Search Images Maps Play YouTube News Gmail Drive More »
Sign in
Screen reader users: click this link for accessible mode. Accessible mode has the same essential features but works better with your reader.

Patents

  1. Advanced Patent Search
Publication numberUS6572441 B2
Publication typeGrant
Application numberUS 09/871,236
Publication dateJun 3, 2003
Filing dateMay 31, 2001
Priority dateMay 31, 2001
Fee statusLapsed
Also published asUS20020182978
Publication number09871236, 871236, US 6572441 B2, US 6572441B2, US-B2-6572441, US6572441 B2, US6572441B2
InventorsRalf Lukner, Owen Hehmeyer
Original AssigneeMomentum Technical Consulting, Inc.
Export CitationBiBTeX, EndNote, RefMan
External Links: USPTO, USPTO Assignment, Espacenet
Method of and apparatus for chemical-mechanical polishing
US 6572441 B2
Abstract
During a CMP operation, vibration-caused variations in the forces holding a wafer against a polishing pad, and/or relatively moving the pad and the wafer are measured and the standard deviation thereof is used to minimize or eliminate the deleterious effects of the vibrations.
Images(2)
Previous page
Next page
Claims(33)
What is claimed is:
1. A method of performing chemical-mechanical polishing (CMP) of a surface of a planar semiconductor wafer, wherein (a) normal force is applied to the wafer and a planar polishing media-carrier parallel thereto to maintain the surface of the wafer in engagement with the carrier, (b) force is applied to the wafer, to the carrier or to both thereof to effect relative movement between the engaged wafer surface and the carrier, and (c) vibrations, indicative of potentially deleterious variations in the forces, tend to occur during the CMP operation, the method comprising:
effecting a CMP operation;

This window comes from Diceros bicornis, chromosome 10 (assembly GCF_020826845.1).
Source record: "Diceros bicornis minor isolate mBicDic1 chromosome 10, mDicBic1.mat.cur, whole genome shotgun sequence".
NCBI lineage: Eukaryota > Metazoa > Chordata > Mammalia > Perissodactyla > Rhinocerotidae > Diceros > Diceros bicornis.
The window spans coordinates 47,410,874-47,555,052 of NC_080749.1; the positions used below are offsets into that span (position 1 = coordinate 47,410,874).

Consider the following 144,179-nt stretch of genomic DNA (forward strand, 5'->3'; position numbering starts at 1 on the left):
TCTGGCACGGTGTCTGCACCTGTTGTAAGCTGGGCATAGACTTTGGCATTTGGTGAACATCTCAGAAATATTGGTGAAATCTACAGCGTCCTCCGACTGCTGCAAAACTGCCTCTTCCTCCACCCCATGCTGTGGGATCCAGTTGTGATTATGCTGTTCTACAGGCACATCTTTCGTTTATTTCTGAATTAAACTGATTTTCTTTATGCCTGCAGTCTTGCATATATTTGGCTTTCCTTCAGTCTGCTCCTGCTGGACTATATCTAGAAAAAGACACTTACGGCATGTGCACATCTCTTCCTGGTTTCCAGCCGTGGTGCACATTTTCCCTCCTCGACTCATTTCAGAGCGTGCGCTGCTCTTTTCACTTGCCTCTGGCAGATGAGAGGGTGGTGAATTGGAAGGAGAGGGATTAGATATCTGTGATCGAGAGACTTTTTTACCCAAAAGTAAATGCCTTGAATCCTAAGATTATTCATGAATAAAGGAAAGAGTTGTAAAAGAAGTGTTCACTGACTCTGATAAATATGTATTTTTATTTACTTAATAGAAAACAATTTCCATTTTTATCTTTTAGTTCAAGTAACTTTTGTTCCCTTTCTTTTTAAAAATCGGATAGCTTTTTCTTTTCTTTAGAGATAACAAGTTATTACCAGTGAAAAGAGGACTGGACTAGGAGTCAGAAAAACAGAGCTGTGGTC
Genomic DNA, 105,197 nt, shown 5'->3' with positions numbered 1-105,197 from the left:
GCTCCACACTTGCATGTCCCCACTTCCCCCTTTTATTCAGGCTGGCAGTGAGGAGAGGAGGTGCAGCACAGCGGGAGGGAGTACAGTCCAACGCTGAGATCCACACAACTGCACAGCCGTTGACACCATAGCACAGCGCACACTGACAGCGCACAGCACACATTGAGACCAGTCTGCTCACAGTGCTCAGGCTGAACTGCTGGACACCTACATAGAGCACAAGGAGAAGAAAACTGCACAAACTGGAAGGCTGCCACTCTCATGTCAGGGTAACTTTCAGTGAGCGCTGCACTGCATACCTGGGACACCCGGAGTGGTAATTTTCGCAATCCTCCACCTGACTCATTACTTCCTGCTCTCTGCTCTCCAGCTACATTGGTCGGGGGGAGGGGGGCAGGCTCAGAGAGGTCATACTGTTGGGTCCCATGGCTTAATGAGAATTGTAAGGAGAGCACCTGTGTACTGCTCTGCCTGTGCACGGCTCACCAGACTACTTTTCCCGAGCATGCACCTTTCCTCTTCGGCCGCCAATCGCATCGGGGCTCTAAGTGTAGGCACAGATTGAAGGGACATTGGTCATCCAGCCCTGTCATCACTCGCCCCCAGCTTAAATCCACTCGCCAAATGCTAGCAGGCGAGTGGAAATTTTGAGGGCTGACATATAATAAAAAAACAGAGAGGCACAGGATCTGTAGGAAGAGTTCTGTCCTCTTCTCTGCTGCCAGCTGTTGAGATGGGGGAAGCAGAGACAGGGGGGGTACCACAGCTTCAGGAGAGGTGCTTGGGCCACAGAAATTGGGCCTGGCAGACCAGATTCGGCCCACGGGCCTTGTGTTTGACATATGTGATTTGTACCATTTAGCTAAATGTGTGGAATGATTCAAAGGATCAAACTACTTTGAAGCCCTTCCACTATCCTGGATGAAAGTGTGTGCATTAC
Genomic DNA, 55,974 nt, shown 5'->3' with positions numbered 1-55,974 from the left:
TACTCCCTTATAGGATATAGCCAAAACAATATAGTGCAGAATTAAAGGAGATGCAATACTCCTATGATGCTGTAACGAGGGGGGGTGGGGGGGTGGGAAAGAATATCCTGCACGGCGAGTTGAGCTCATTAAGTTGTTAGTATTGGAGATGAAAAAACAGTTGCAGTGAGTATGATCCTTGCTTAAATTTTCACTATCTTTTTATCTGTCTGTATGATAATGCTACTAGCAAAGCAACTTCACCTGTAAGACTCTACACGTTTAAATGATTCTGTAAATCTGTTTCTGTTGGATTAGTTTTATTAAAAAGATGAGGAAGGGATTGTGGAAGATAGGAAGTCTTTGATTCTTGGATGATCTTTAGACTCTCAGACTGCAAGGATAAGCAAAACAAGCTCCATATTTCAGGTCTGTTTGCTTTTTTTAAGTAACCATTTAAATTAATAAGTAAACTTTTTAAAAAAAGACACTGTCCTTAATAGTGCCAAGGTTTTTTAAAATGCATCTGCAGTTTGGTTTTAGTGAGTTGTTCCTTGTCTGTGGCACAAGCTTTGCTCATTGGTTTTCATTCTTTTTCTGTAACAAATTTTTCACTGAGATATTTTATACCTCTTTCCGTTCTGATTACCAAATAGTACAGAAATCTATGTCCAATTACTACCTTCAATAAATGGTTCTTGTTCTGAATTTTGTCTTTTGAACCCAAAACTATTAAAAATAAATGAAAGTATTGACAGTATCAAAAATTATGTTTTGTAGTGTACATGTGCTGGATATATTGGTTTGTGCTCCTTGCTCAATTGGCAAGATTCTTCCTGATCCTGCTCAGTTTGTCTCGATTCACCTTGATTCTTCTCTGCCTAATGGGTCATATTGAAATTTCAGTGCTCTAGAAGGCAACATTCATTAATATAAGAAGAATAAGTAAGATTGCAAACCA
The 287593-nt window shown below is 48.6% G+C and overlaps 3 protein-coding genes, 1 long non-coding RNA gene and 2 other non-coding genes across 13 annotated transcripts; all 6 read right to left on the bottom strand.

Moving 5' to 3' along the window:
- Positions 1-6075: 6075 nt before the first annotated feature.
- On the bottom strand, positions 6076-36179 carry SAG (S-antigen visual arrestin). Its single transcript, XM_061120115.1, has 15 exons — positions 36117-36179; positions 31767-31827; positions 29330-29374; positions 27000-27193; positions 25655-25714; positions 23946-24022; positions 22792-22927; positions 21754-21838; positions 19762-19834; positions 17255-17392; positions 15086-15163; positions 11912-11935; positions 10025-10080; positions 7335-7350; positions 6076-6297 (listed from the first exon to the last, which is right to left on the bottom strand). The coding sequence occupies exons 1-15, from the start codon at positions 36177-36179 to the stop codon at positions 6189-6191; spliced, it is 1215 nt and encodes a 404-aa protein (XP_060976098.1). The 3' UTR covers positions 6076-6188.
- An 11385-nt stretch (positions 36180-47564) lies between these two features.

measuring one or more of the applied forces per unit time;
calculating the standard deviation of each measured force by using values derived from each successive force measurement; and
adjusting CMP in response to the standard deviation in order to minimize the standard deviation.
2. A method as in claim 1, wherein:
CMP adjustment occurs in a selected CMP operation following a previous CMP operation.
3. A method as in claim 2, wherein:
the adjustment of a CMP operation is effected in response to one or more previously calculated standard deviations.
4. A method as in claim 1, wherein:
the measured applied force is the normal force.
5. A method as in claim 1, wherein:
the measured applied force is one or both rotational forces.
6. A method as in claim 1, wherein:
the measured applied force is the normal force and one or both rotational forces.
7. A method as in claim 1, wherein:
CMP adjustment occurs in real time while the CMP operation is on-going.
8. A method as in claim 7, wherein:
a standard deviation of each measured force is calculated following each measurement thereof.
9. A method as in claim 8, wherein:
force measurement begins at the beginning of the CMP operation, but calculating the standard deviation begins only after, and is based on, a selected number of serial force measurements, such selected number representing a time window.
10. A method as in claim 9, wherein:
a series of standard deviations are calculated each being based on measurements made during subsequent time windows.
11. A method as in claim 10, wherein:
the time windows are all the same length.
12. A method as in claim 10, wherein:
the time windows overlap previous time windows and are overlapped by subsequent time windows.
13. A method as in claim 10, wherein:
the time windows do not overlap.
14. A method as in claim 8, wherein:
the standard deviation calculation for each force includes all previous measured values of such force.
15. A method as in claim 7, which further comprises:
terminating the CMP operation if one of the measured forces exhibits a predetermined characteristic.
16. A method as in claim 15, wherein the terminating step comprises:
calculating a running average of one or more of the measured forces per unit time,
subtracting the running average of a measured force from each measured value thereof, and
terminating the CMP operation if any difference resulting from the previous step exceeds a predetermined limit.